Yet another of the Wyon engraving dynasty, Leonard Wyon was inevitably destined to follow in the footsteps of his father, Chief Engraver William Wyon. In fact, he was born within the Royal Mint in 1826, in the buildings occupied by his father and mother, Catherine.
A quick learner
Tutored in art by his father, it seems Leonard was a talented and quick learner, producing several medals by the age of 16 and first exhibiting at the Royal Academy by the age of 17. He was accepted to study there the following year, at the same time becoming Second Engraver at the Royal Mint, under William’s continuing guidance.
Favoured by the Queen
Leonard rapidly established an impressive reputation; at 23, he was sufficiently highly regarded for Queen Victoria to commission him to make medals of the royal children. Sadly, one year later his father died. Appropriately, it was Leonard who was asked by the Art Union of London to design the William Wyon Laudatory Medal. Still working at the Royal Mint, Leonard might have expected to become the next Chief Engraver, but the post was discontinued during a reorganisation and instead he took the title of Resident Engraver, which later changed to Modeller and Engraver. He was still chief engraver in real terms however, so it was Leonard who created the dies for a new range of British coins in 1860.
A new range of British coinage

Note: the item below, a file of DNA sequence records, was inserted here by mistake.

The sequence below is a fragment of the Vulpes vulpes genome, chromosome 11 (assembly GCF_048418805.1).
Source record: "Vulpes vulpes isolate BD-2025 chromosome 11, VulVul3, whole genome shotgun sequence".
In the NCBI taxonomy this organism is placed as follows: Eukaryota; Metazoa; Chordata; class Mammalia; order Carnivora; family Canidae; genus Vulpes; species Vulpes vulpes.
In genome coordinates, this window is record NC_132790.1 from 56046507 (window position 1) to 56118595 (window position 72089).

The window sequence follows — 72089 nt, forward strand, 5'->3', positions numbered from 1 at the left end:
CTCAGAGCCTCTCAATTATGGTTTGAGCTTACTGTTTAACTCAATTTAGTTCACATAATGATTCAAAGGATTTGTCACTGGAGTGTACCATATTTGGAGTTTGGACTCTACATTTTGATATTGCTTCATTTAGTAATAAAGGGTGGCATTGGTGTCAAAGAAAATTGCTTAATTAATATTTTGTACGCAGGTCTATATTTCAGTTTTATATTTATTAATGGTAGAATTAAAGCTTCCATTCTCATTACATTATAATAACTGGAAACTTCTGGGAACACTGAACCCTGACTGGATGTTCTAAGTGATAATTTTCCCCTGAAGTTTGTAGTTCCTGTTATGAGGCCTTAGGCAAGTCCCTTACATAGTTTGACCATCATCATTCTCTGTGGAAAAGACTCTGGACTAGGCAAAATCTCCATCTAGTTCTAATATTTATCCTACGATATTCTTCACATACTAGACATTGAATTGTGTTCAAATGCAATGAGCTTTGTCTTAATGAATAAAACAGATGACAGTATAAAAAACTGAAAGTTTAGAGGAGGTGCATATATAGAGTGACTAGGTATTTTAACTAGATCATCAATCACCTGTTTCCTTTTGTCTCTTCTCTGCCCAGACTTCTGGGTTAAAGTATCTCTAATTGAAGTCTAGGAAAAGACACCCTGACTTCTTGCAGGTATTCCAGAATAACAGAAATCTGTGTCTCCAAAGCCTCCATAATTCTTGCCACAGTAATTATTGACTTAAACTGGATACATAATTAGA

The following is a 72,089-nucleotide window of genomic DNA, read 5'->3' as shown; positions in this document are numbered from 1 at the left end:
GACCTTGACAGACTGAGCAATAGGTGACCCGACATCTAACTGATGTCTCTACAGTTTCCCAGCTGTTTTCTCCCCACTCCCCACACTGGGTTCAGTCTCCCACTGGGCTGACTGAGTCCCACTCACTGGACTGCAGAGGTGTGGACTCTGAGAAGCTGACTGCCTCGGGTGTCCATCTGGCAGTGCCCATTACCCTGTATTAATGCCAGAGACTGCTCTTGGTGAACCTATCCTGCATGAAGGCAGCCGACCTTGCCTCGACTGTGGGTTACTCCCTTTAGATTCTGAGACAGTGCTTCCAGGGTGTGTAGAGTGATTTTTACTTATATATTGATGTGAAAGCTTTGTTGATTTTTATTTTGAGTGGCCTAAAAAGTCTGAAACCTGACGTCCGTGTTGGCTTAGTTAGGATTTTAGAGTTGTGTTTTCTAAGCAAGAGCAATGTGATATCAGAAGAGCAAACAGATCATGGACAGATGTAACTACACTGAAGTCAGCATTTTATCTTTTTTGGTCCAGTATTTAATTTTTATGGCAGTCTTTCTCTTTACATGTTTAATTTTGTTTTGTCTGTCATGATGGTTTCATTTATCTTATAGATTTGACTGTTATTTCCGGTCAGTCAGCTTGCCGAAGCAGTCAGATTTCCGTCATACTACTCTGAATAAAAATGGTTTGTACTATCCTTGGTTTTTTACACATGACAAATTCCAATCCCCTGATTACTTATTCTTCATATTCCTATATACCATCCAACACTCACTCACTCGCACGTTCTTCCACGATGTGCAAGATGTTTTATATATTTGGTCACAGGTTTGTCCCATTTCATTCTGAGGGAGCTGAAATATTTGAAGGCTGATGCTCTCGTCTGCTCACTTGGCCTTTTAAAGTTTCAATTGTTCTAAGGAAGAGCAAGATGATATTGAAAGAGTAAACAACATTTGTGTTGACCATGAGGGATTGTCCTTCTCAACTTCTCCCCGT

With Pistrucci’s Britannia on the reverse, it was Leonard’s job to create a new likeness of Queen Victoria. He’d already produced a new Victoria portrait for the 1857 Australian Sovereign, struck in the Sydney Mint. His design for the 1860 British penny coin became known as the Bun Penny, after Wyon’s portrayal of the Queen’s hairstyle. Victoria was apparently very pleased with Leonard’s work, the result of several sittings for him. Incidentally, this was the first bronze penny produced by the Mint. Until then, pennies had been struck from copper, which by the late 1850s was felt to be too valuable a metal for such a common denomination.
Cutting the Gold Sovereign dies
Leonard wasn’t responsible for the rather unflattering portrait of the Queen produced for the 1887 Golden Jubilee, but he did cut the dies, including those for the Gold Sovereign. (The image of the Queen was the work of Sir Joseph Boehm). Like his father before him, Leonard was something of a workaholic, with a prolific output of coin designs for countries throughout the British Empire. He also designed and engraved numerous medals commemorating events in South Africa and India, for the 1862 International Exhibition in London, the Britannia Bridge over the Menai Straits and to celebrate personalities such as Wordsworth, Paxton, Hogarth and Gladstone.
An engraver for the Victorian age
Perhaps his work ethic deterred his children from taking up engraving or seeking a position in the Mint; unusually for Wyons, none of them took up the profession. Leonard Wyon died in 1891 at the age of 64, succumbing to kidney disease and internal bleeding. Some of his designs and dies were still in use up until 1901, the end of the Victoria era.